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Brut@l Review

Brut@l Review

I found Brut@l to be one of those games that helps players cross over into a genre they are unfamiliar with. I have very rarely gone near a dungeon crawler game, but it was so open, intuitive and easy to use. I initially thought Brut@l would have been a turn-based game, but the fact it wasn’t worked strongly in its favour.


In the solo mode, you can choose from four characters; Warrior, Ranger, Mage or Amazon, each offering their own styles and characteristics, but the real strength in the game lies in the dungeons and enemies that lurk within them. The characters have different traits, and you can craft weapons from items that you acquire, or treasure chests you open up. You can even cook up potions that may further aid you in your quest.

You can really tell it’s a next-gen title because the visuals are so striking and powerful. Exploring the dark dungeons that are only illuminated by subtle, yet sublime lighting gives an ominous feeling. The gameplay in Brut@l is amazing too, as there are so many components to it which kept each of the 26 levels feeling fresh, all the while still keeping that continuation throughout. Enclosed within the 26 levels are some really varied enemies, each encapsulating the whole ambience of the game. Two particular examples being the zombies and the spiders. The former can only be killed by using fire, and the latter being pretty terrifying - they are spiders afterall!


This game does not feature online play and while this may be a downside, I found it a welcomed addition to see a game in which real care had been placed into local multiplayer. The offline co-op was so much fun, and although the genres of two games I’m about to discuss below are completely different, the point about helping players cross over genres is illustrated by this observation; as for me, there were playing the Xbox classic, Left 4 Dead, and Indiana Jones on the Nintendo Wii.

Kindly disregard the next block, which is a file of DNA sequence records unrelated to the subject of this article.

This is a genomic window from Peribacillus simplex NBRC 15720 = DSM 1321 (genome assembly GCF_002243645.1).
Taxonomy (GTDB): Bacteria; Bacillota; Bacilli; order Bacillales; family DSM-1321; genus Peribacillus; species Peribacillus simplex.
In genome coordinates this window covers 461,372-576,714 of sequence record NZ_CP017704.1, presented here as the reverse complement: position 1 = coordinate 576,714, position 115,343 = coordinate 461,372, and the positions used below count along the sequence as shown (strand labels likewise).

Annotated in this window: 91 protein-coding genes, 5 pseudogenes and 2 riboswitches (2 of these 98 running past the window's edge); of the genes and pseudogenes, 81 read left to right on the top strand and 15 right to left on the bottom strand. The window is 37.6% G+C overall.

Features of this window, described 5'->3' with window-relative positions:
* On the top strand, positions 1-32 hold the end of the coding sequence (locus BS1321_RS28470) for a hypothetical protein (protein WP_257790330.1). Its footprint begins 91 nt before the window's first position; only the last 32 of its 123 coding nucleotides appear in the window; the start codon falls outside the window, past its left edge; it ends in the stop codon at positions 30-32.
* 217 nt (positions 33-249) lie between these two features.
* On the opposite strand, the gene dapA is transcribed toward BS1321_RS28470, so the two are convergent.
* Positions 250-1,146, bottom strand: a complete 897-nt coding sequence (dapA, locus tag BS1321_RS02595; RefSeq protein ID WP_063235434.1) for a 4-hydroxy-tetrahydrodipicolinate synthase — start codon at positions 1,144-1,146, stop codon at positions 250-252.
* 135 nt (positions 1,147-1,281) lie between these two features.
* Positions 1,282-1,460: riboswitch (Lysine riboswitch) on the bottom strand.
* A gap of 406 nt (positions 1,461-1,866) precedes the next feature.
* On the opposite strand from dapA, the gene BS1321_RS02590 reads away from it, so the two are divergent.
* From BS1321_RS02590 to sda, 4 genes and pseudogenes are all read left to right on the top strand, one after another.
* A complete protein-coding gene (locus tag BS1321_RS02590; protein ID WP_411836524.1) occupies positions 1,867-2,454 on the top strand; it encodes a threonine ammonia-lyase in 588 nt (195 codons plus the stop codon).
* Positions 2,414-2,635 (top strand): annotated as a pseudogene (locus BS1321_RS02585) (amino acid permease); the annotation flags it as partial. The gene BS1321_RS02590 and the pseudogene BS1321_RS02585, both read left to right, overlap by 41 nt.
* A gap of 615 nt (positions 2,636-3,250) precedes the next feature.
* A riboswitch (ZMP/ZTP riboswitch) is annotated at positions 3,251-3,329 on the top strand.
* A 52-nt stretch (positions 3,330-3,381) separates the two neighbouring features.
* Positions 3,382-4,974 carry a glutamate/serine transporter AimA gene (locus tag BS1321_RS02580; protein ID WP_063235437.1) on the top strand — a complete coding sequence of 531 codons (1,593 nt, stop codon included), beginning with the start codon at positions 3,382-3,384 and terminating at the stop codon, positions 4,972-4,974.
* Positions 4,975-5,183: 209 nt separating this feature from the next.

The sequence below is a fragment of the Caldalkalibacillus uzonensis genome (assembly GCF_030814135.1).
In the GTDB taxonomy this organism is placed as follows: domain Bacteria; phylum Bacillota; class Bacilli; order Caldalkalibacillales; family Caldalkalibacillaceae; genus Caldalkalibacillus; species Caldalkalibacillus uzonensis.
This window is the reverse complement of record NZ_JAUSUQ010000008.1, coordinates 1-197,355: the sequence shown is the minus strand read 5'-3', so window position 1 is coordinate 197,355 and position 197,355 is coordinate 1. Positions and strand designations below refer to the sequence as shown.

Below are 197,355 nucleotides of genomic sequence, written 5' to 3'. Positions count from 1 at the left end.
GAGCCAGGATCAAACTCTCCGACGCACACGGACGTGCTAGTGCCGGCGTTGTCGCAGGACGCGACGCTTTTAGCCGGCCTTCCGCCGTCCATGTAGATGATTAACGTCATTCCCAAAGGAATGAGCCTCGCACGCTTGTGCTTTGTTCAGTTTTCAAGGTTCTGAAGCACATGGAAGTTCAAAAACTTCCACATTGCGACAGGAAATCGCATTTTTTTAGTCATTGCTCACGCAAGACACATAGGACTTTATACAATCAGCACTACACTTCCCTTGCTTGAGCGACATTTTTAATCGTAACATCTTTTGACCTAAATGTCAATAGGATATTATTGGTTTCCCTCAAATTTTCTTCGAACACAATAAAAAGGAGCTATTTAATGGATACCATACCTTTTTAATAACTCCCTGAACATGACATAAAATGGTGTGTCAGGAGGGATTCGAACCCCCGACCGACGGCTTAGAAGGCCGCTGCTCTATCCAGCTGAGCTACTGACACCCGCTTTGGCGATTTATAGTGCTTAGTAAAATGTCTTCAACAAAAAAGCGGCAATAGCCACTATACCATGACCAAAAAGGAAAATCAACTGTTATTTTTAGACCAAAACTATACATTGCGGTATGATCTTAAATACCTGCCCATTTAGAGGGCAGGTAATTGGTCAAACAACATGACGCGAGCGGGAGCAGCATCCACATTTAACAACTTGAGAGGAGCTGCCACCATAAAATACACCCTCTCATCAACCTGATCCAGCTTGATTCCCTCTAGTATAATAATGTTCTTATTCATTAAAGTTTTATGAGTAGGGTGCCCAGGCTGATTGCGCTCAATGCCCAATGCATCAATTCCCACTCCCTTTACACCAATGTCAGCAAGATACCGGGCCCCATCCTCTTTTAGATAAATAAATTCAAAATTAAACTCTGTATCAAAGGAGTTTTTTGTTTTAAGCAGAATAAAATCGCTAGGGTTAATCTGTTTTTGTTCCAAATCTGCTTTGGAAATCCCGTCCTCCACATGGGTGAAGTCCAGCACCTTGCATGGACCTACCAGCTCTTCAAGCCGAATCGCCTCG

This description does appear strange, but to gamers like myself who are unfamiliar with this genre, its varied and enjoyable gameplay lends itself to a wider audience, rather than being ‘just’ a dungeon crawler. Here’s the reasons why: the Indiana Jones - despite its faults - had a co-op mode which strongly encouraged teamwork and solving puzzles together, with the elements of Left 4 Dead including the basic need for survival, fast-paced battles, dark lighting, and having to progress past a range of enemies. Graphics-wise, they reminded me somewhat of MadWorld on Nintendo Wii, with that contrast of light and dark, aligned with a cartoony animation.


On the main menu there is a Dungeon Creator mode. This had me sceptical initially, as I didn’t believe there would be much to see, and I worried about the level of depth that would be included. However, it is really in-depth and has plenty of customisable components. You can layer floors and move platforms to your liking. You can rotate blocks, add enemies, edit enemies, power ups (fire, ice, poison etc), and you can even make enemies spawn from treasure boxes. Additions can be obvious or subtle, and designing dungeons with all these options is really fun. Also, you can’t place too many enemies in one location so it allows for more dynamic dungeons with the potential for enemies lurking around every corner. There are even wonders of the natural world, with stalactites and volcanoes included in the creator - although you may want to add some lighting, or you will struggle to see them.

Brut@l was easy to pick up and play, and although memorising buttons and getting used to the different traits of characters was tricky at first, I found that even bashing square in order to thwart enemies didn’t deter from the fun, nor did it become too much of a rinse and repeat. One thing to watch out for is the perma-death in Brut@l, as there is no respawning in the dungeons. Having to revisit the same areas can be frustrating, but the sense of achievement having surpassed a dungeon is quite rewarding.


However, along with the slight frustration of no respawning, sometimes you feel there could be some more enemies when the puzzles become more trial and error, rather than skill based. It’s easy to get lost and double-back on yourself, which can become tiresome. Not only that, but the game takes longer than I’d expect to load and save, but these are only minor gripes.

8.50/10 8½

Brut@l (Reviewed on Mac OS)

This game is great, with minimal or no negatives.

I really liked Brut@l. It has vivid graphics, good depth, a strong solo mode with its presentation of dungeons and the enemies, and this was topped off with a really intuitive Dungeon Creator. There is plenty on offer here, and it certainly doesn’t restrict itself to fans of the genre.

This game was supplied by the publisher or relevant PR company for the purposes of review
Nathan Hunter

Nathan Hunter

Staff writer

A man who’s in a long-term relationship with Liverpool FC. Gaming, music and his love of the weather follow narrowly behind.

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